Teachers are the key to success and prosperity in education. Our staff is highly trained and highly vetted before hiring. As a business, they are our greatest expense and an even greater asset. Adult-child interaction is the process of working alongside children and communicating with them both verbally and nonverbally to encourage learning. The Adult-Child ratio is 1:8 for our 3-5 years old.
One of the most important High Scope’s strategies for adult-child interaction is sharing control with children: creating a balanced climate where adults and children are partners in the learning process. Additional strategies include focusing on children’s strengths, forming authentic relationships with children, supporting children’s play, using encouragement instead of praise, and taking a problem-solving approach to conflict. During High Scope training, teachers and caregivers learn a host of specific techniques for carrying out each of these strategies.
The classroom in High Scope settings is divided into interest areas stocked with a stimulating range of materials designed for specific types of play, for example, House area, Art, Block/Manipulatives, and Reading. Materials are arranged in consistent places and the shelves are tagged with child-friendly labels so that children can get out and put away materials themselves. The classroom’s organization also helps children understand how the world is organized, and concepts like more, less, same, different, large, small, in, out, in front of, etc. The outdoor play area is considered part of the learning environment and is arranged and equipped to support all areas of child development, including cognitive, social, and physical abilities.
Assessments & Tools
Ages & Stages
The ASQ (Ages & Stages Questionnaire) is a basic screening completed at the beginning of your child’s enrollment and done once a year following enrollment so long as your child is registered at our center. Screenings are used to determine basic child development how far along your child is in their own age group.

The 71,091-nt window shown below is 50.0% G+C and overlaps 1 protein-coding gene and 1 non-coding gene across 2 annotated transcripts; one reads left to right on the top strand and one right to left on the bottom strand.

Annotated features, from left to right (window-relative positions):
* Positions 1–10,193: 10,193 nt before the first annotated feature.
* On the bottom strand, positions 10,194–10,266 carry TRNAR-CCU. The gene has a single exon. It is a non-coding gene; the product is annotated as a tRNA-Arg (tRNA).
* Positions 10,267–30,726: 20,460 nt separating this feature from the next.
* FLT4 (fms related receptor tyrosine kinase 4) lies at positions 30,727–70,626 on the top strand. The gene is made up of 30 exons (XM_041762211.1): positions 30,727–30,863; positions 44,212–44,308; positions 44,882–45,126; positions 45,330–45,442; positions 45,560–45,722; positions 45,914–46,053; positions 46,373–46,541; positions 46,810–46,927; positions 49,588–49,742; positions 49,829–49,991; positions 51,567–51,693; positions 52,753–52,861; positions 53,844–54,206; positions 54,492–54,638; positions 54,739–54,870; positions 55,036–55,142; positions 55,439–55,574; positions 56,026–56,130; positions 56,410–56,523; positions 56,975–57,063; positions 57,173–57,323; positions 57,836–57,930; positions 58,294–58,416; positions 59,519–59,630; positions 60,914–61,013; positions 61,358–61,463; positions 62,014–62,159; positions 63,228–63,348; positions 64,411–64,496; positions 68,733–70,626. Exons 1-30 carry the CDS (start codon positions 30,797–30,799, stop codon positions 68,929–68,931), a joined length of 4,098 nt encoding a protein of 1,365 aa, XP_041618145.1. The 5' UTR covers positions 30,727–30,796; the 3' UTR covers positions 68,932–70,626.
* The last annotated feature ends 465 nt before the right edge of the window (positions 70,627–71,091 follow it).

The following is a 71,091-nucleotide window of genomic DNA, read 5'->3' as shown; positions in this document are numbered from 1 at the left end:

Anecdotal notes are a form of ongoing assessment that happens on the daily and they are used to record specific observations of
individual student behaviors, skills and attitudes as they relate to the outcomes in the program of studies. Such notes provide cumulative information on student learning and direction for further instruction. High Scope’s research-validated child assessment tool. COR Advantage is a birth-to-kindergarten assessment that assists teachers in supporting children at every developmental level — including children who are English Language Learners and those with special needs. It also provides administrators with more comprehensive reporting options to guide program planning and staff development.
The daily routine in High scope curriculum is a consistent framework for the day that provides a balanced variety of experiences and learning opportunities. Children engage in both individual and social play, participate in small- and large- group activities, assist with cleanup, socialize during meals, develop self-care skills, and exercise their small and large muscles. The most important segment of the daily routine is the plan-do-review sequence, in which children make choices about what they will do, carry out their ideas, and reflect upon their activities with adults and other children.
(Planning time, work time, recall time) this three-part sequence is unique to the HighScope Curriculum. It includes a 10-to 15 minute period during which children plan what they want to do during work time (the area to visit, materials to use, and friends to play with); a 45 to 60-minute work time for children to carry out their plans (or shift to new activities that interest them); and another 10 to 15-minute period for reviewing and recalling with an adult and other children what they’ve done and learned.